N-channel MOSFETs are made up of an
N-type source and drain that are diffused on a P-type substrate.
Electrons make up the vast majority of carriers. The NMOS will conduct
when the gate voltage is sufficiently high; otherwise, it will not. NMOS
is considered to be faster than PMOS since the majority of carriers
(electrons) travel faster than holes.
A Source and Drain are also diffused on a substrate in P-channel MOSFETs. The source is of the P type, while the substrate is of the N type. The vast majority of carriers are voids. When a low voltage is provided, PMOS will conduct. The PMOS will not conduct if a high voltage is applied to the gate.
As CMOS technology employs both N-type and P-type transistors in the creation of logic functions, a signal that turns on one transistor type is utilized to turn off the other. This replaces the need for pull-up resistors with simple switches. N-type MOSFETs are organized in a pull-down network between the output and the low voltage supply rail (VSS or ground) in CMOS logic gates, whereas P-type MOSFETs are positioned in a pull-up network between the output and the higher-voltage rail (typically VDD). As a result, when the P-type MOSFET is turned off, the N-type MOSFET is turned on, and vice versa. For any given input pattern, one of the networks is turned on and the other is turned off. High speed, low power dissipation, high noise margins in both states, and a wide range of source and input voltages (fixed source voltage) are all advantages of CMOS.
CMOS (CMOS Logic Gates)
1) Inverter CMOS
The most basic CMOS logic gate is the inverter. The circuit is made up of PMOS and NMOS FETs. The gate voltage for both transistors is provided by input A, while the output is provided by Y.
The NMOS transistor is powered by VSS or ground, while the PMOS transistor is powered by VDD. When the input (A) is low (VDD, 0 V, Logic 0), the NMOS is turned off and the PMOS is turned on. VDD will be seen at the output via the P-channel MOSFET circuit. As a result, with the circuit pushed up to VDD, there is output (Logic 1). When the input is high (VDD, Logic 1), the PMOS is turned off and the NMOS is turned on. The output has been brought down and is hence low (Logic 0).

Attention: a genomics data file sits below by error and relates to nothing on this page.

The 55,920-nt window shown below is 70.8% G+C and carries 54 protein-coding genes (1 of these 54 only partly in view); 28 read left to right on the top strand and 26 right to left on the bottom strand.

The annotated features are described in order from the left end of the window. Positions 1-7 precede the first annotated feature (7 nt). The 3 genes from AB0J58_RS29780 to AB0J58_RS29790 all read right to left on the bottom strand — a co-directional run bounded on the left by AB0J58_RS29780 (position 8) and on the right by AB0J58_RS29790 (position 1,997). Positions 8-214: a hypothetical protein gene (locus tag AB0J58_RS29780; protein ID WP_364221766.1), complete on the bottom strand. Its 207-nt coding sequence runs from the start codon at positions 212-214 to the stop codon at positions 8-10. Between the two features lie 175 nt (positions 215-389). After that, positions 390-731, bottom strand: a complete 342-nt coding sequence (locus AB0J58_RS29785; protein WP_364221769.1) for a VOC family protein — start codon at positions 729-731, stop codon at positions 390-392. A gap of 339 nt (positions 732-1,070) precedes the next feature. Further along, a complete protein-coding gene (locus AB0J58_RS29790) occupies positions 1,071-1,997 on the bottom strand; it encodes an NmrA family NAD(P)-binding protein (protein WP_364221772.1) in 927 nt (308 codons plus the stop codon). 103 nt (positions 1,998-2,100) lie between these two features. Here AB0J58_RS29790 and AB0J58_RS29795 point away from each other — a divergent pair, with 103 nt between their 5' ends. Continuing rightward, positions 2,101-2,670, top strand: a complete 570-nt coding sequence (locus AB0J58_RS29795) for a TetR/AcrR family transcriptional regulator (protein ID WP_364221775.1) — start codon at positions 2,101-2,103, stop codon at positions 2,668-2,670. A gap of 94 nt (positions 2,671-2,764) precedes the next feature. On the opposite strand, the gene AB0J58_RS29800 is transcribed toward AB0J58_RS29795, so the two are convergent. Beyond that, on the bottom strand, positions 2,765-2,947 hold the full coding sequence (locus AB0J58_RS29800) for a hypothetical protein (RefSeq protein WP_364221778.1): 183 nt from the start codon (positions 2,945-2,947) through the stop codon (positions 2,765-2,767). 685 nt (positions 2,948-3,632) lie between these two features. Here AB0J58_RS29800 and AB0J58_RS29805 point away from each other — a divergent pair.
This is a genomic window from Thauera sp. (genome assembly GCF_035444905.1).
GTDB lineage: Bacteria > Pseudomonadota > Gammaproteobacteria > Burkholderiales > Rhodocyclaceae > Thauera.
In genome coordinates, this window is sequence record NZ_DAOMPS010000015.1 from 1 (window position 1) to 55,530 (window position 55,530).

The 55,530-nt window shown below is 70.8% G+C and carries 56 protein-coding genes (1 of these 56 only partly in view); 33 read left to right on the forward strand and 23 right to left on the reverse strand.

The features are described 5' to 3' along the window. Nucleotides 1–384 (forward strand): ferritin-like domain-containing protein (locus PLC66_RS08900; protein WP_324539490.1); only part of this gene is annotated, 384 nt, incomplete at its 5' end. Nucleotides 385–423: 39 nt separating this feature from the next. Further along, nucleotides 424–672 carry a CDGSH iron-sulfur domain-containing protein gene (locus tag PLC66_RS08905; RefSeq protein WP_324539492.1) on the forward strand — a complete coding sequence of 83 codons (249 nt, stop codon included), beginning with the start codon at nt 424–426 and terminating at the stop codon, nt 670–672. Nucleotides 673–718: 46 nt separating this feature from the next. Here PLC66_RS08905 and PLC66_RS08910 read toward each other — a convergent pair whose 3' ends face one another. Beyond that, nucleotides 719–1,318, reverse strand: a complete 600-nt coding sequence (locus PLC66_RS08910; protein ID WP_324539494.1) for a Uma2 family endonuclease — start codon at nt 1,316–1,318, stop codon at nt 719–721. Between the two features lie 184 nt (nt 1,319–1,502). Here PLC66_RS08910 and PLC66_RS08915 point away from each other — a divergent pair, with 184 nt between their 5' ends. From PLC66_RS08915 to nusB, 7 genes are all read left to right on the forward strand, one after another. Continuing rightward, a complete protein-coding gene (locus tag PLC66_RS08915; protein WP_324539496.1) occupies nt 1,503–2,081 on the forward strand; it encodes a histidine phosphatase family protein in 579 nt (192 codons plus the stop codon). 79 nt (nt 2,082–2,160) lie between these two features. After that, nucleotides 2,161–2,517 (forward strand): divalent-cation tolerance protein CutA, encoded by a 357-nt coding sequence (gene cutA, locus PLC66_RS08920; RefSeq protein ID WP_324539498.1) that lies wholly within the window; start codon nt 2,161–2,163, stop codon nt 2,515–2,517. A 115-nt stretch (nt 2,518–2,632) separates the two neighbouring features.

2) CMOS NAND Gate
Two N-channel MOSFETs are connected in series between Y (output) and
GND in a 2-input NAND gate, and two P-channel MOSFETs are connected in
parallel between VDD and Y
At least one of the NMOS transistors will be turned off if either A or B is low (Logic 0). Because the NMOS transistors are coupled in series, this interrupts the flow from Y to GND. In this situation, however, at least one of the PMOS transistors is turned on, completing the circuit from Y to VDD. This raises the output Y (Logic 1). For Y to be low, both A and B must be high in order for both NMOS transistors to be ON and the path from Y to GND to be complete. Y will be positive for all other input combinations. The NAND logic gate truth table is shown below.
3) CMOS NOR Gate
The NMOS transistors of a 2-input NOR gate are connected in parallel, whereas the PMOS transistors are connected in series. At least one NMOS transistor pulls the output low when at least one of the inputs is high. Only when both inputs are low is the output high.
The NOR logic gate truth table is shown below.
Because of its efficiency in using electric power and adaptability, CMOS is the dominating technique for IC production. The low-power design produces less heat and is the most dependable of the present technologies. Depending on the circuit design, P-type and N-type transistors can be arranged to produce logic gates.